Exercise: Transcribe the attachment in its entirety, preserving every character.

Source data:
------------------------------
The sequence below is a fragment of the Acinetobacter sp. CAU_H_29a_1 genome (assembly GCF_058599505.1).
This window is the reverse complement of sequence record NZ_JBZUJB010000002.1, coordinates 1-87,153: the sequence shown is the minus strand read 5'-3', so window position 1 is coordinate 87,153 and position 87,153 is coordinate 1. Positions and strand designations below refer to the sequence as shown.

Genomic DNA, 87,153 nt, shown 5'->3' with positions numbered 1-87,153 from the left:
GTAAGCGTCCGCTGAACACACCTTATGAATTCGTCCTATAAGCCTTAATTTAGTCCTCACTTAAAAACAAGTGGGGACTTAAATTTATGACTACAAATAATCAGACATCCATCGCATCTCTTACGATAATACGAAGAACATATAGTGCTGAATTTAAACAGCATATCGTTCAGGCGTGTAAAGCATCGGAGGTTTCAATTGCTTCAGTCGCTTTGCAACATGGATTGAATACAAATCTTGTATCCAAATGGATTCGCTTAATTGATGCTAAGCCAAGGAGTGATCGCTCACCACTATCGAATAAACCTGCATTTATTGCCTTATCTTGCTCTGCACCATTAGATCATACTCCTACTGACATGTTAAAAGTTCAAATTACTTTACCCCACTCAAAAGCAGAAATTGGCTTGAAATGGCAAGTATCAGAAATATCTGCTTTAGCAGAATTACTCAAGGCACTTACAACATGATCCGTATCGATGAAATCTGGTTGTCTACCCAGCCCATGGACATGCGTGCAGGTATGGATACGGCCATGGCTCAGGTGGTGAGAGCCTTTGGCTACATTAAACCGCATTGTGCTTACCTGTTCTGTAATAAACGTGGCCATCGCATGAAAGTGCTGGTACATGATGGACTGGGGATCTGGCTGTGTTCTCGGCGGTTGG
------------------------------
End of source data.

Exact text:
The sequence below is a fragment of the Acinetobacter sp. CAU_H_29a_1 genome (assembly GCF_058599505.1).
This window is the reverse complement of sequence record NZ_JBZUJB010000002.1, coordinates 1-87,153: the sequence shown is the minus strand read 5'-3', so window position 1 is coordinate 87,153 and position 87,153 is coordinate 1. Positions and strand designations below refer to the sequence as shown.

Genomic DNA, 87,153 nt, shown 5'->3' with positions numbered 1-87,153 from the left:
GTAAGCGTCCGCTGAACACACCTTATGAATTCGTCCTATAAGCCTTAATTTAGTCCTCACTTAAAAACAAGTGGGGACTTAAATTTATGACTACAAATAATCAGACATCCATCGCATCTCTTACGATAATACGAAGAACATATAGTGCTGAATTTAAACAGCATATCGTTCAGGCGTGTAAAGCATCGGAGGTTTCAATTGCTTCAGTCGCTTTGCAACATGGATTGAATACAAATCTTGTATCCAAATGGATTCGCTTAATTGATGCTAAGCCAAGGAGTGATCGCTCACCACTATCGAATAAACCTGCATTTATTGCCTTATCTTGCTCTGCACCATTAGATCATACTCCTACTGACATGTTAAAAGTTCAAATTACTTTACCCCACTCAAAAGCAGAAATTGGCTTGAAATGGCAAGTATCAGAAATATCTGCTTTAGCAGAATTACTCAAGGCACTTACAACATGATCCGTATCGATGAAATCTGGTTGTCTACCCAGCCCATGGACATGCGTGCAGGTATGGATACGGCCATGGCTCAGGTGGTGAGAGCCTTTGGCTACATTAAACCGCATTGTGCTTACCTGTTCTGTAATAAACGTGGCCATCGCATGAAAGTGCTGGTACATGATGGACTGGGGATCTGGCTGTGTTCTCGGCGGTTGG